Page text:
My first impression of the built-in dual headphone amplifier was absolutely superb. I plugged in a set of sensitive custom in-ear monitors and the background was dead silent. Through the intelligent auto-mode active in the background, the amp output immediately jumped down to low-gain, still giving out enough power to blow off your head.
Thus I highly appreciate the digital volume control. It recognizes acceleration and you can quickly change the volume in big steps or adjust it slowly in 0.5 dB steps above -69.5 dB and even in smaller steps below that. The lowest volume output is -96.3 dB and I usually feel comfortable around -30 dB with full-size headphones or -60 with sensitive in-ears. This means that the ADI-2 Pro allows plenty of room, as well as extreme volume precision for users who prefer to listen to music at low volumes. In Hi-Power mode the volume blasts all the way up to +22 dBu, a level that I could not reach with any tested headphone.
Spending some more time using ADI-2 Pro’s amp, I learned to love it even more. The sound character can be described as full-bodied with great space. It might be a bit warmer than what I consider reference, but not by much. The treble is soft without blurring details. The ADI-2 Pro declassed the Chord Hugo with a darker background, lower noise, and less hiss. It also created a better intimacy without costs of soundstage depth.
Badly mixed recordings with troublesome highs let the Lake People RS 08 come through with stronger sibilance, but the RS 08 also managed a little bit better dynamics and I’d consider the Lake People Reference amp as the more transparent device. But this could already be considered tackling Goliath. Having that said, my personal preference still lies with the similarly tight and less analytical sound of the ADI-2 Pro as an amp alone. Yes, it’s that good.
Not only is the amp powerful and precise, but best of all it comes with two outputs that can be – but don’t have to be – regulated separately.
A nice little detail that I found is that audio fades in when you plug in the headphones. It gives you time to react to the last set volume. If you were wondering about the labeling, the PH 3/4 output on the left is basically the main headphones output. The channels 1/2 are identical, but they are linked to the rear outputs as well. Meaning they are used to monitor the signal that is handed to the studio monitors or whatever the connection leads to. If you use headphones only, you can use both outputs absolutely equally.
2. The DAC
The DAC chips built into the ADI-2 Pro are none lesser than those from the Japanese high-end brand Asahi Kasei Microdevices. RME treats us with two dual chipsets of Verita AK4490. A choice that, among others, enables the possibility of 32bit 768 kHz, native DSD, and a non-oversampling DA filter.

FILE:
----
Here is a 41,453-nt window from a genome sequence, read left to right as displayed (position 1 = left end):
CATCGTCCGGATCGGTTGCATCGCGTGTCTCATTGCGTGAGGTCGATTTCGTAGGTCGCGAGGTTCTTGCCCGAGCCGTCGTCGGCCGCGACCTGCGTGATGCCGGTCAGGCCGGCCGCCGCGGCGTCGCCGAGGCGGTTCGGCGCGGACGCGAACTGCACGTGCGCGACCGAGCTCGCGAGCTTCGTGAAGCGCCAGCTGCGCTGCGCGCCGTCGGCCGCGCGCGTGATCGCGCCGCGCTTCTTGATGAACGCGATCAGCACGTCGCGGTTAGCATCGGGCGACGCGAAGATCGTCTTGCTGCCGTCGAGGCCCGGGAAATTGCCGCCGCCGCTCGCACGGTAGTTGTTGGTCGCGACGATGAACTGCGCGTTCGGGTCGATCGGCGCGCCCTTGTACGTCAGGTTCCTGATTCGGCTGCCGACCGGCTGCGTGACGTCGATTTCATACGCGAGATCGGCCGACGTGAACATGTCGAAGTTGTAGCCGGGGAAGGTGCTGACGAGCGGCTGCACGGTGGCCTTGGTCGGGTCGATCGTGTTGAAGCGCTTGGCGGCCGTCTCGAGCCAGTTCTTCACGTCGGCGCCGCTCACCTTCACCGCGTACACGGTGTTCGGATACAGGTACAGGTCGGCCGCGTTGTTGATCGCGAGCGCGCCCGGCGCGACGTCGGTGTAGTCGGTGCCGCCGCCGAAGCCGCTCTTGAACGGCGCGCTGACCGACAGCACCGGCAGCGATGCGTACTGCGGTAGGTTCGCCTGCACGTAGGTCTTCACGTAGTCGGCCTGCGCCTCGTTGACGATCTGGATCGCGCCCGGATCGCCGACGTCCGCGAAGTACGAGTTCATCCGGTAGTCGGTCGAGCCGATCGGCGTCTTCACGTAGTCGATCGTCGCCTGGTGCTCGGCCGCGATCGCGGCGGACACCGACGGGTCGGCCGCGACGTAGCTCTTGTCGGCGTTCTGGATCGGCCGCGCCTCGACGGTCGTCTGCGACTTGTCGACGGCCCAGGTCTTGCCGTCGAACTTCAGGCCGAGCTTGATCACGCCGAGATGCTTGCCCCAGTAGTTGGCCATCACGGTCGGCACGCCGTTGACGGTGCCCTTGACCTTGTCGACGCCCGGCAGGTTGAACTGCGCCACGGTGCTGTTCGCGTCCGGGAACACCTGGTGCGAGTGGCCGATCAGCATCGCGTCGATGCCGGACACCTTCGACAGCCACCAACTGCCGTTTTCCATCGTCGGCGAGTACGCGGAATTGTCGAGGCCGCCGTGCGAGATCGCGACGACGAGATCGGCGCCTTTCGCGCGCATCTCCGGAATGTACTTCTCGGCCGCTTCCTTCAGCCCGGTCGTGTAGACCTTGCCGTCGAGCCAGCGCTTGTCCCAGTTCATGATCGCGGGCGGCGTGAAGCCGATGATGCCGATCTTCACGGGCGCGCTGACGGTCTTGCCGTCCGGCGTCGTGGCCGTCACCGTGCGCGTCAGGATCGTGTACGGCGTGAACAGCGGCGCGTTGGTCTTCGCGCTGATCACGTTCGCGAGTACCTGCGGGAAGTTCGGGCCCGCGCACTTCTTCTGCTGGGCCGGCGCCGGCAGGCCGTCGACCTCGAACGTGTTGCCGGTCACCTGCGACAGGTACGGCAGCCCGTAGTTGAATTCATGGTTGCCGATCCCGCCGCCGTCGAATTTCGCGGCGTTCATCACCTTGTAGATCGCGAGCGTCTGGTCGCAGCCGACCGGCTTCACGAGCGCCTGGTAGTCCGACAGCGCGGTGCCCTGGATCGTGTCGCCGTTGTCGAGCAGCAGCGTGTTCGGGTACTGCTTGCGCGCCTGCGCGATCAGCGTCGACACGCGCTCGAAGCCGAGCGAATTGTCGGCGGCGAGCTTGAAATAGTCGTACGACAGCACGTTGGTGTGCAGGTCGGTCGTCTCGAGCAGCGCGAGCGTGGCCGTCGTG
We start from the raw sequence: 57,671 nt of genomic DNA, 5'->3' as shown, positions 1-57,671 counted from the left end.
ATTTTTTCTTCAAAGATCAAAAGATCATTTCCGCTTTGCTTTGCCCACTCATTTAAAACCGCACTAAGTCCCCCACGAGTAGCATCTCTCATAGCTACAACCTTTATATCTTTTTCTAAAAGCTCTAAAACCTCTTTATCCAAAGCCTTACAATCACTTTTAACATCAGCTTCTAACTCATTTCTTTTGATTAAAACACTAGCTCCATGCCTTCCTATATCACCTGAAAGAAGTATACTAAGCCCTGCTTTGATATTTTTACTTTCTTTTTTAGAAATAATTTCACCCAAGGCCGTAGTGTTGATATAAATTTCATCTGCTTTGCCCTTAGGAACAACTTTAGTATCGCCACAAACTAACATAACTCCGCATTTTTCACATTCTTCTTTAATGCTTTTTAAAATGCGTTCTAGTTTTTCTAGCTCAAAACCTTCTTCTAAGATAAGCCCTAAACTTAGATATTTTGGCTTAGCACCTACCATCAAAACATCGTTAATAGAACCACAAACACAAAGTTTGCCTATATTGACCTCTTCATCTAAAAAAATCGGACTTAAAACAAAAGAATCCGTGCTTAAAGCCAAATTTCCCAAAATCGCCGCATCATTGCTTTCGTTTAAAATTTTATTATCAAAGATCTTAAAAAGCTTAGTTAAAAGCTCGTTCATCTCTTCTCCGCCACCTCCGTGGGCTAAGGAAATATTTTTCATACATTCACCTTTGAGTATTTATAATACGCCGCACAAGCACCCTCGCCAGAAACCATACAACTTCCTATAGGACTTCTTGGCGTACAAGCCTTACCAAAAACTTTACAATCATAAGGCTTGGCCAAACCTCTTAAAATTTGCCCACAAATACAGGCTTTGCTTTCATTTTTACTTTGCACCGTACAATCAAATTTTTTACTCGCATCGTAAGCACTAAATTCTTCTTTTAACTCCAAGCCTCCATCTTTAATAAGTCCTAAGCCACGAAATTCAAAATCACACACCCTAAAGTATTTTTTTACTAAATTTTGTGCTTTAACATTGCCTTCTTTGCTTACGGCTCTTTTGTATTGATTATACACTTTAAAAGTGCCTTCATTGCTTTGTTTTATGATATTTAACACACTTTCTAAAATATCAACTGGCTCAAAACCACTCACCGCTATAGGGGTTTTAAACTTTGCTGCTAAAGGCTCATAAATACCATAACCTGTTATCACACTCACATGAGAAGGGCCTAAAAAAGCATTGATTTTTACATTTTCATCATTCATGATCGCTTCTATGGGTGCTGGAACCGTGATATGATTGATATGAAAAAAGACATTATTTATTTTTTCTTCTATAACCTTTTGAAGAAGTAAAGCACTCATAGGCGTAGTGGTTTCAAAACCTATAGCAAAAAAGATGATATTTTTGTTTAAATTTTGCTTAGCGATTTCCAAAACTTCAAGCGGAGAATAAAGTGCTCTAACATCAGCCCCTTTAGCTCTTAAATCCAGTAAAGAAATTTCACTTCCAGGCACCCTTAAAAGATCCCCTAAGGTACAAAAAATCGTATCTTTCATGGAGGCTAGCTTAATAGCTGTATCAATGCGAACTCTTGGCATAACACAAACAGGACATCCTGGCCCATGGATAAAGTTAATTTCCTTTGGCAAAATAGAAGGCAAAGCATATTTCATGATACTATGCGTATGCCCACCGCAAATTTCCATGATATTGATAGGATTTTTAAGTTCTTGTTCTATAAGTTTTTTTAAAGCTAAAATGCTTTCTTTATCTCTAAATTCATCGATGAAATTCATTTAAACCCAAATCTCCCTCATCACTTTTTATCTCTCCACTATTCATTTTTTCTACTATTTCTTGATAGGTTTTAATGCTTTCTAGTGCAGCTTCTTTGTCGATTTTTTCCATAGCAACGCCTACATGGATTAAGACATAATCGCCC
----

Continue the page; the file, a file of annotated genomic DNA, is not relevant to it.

A quick internet search shows that the same DAC chip can also be found in competing hifi devices. This does not mean that the other hifi equipment performs similarly or uses the chipsets in the same way, but rather that AKM is a recognized manufacturer for hifi DACs.
I’d describe the DAC as very full and nearly transparent sounding. In direct comparison with the Chord Hugo, the treble is tighter and less fuzzy sounding. After extended use, I came to the conclusion that the RME is less fatiguing.
The ADI also avoided sibilance a bit better than the more analytical sounding Reference DAC 02 with USB X 24/192 from Lake People. Taken from my A/B testing notes, I’d say the RS 08 reference head-amp can output a wee bit better clarity when fed from the RS 06, but the ADI-2 Pro digital output provided an overall weightier sound. Quite possibly to the liking of those looking for an analog musical sound. In the end, this is a matter of preference. I really like how the ADI-2 Pro gives life to the music. The DAC’s performance can be further tuned to personal preference as I will introduce in the third section, the features. My sound review verdict is based on the SD sharp filter.
As for digital inputs, you can use USB, Toslink, and Coax. You can also use Toslink and Coax outputs. There should not be any technical advantage over either, meaning the full range is available to both connection methods. Taken over from the professional audio sector, RME also installed digital XLR in- and outputs.
Resampling and SteadyClock III
By default, the ADI-2 Pro uses an asynchronous sample rate converter. The digital input is resampled without adding artifacts or noise. The main purpose is to decouple the clocks of the input sources and synchronizing them in a professional environment. It can also be used to upsample and convert audio up to 192 kHz. More important, however, is the active use of SteadyClock.
SteadyClock is RME’s solution to jitter. The ADI-2 used the first version of SteadyClock whereas the Pro version now implements the 2nd version upgrade. This time, jitter is reduced by over 50dB, a significant improvement from the 30dB jitter reduction of the original ADI-2. SteadyClock III is supposed to clean a highly jittered 50ns input signal below 1ns. That is reference output material. RME allows you to define the ADI-2 Pro as master and forward the “cleaned” digital signal to a slave DAC.
Most audiophiles probably use a dedicated portable media player, like the Cayin i5, Opus #1, AK70 or better. But the saying photographers tend to repeat, “the best camera is the one you have with you”, also counts for listening to music. The iPhones are not bad PMPs at all – at least the ones with a headphone jack. Though iOS wants to limit audio to 24-48, there are workarounds for HD audio but they need an external lightning-DAC and an app that allows high-res audio.
As it happens, you can use the ADI-2 Pro with Apple camera connection kit (CCK) the same way we are used to from Chord products. When connected, the ADI-2 Pro will immediately recognize the iDevice in auto-mode and let you enjoy fully amped audio with your favorite full-size headphones. Of course all options like EQ, bass boost, crossfeed, etc. are available as if you were using any other source.
iOS support makes a lot of sense if you use an iPad for producing music. The App Store offers some amazing DJ apps for creators and as a “Pro” user you can test your pieces on professional equipment with just a simple connection.
Page 2: Features, Sound Impressions & Tweaking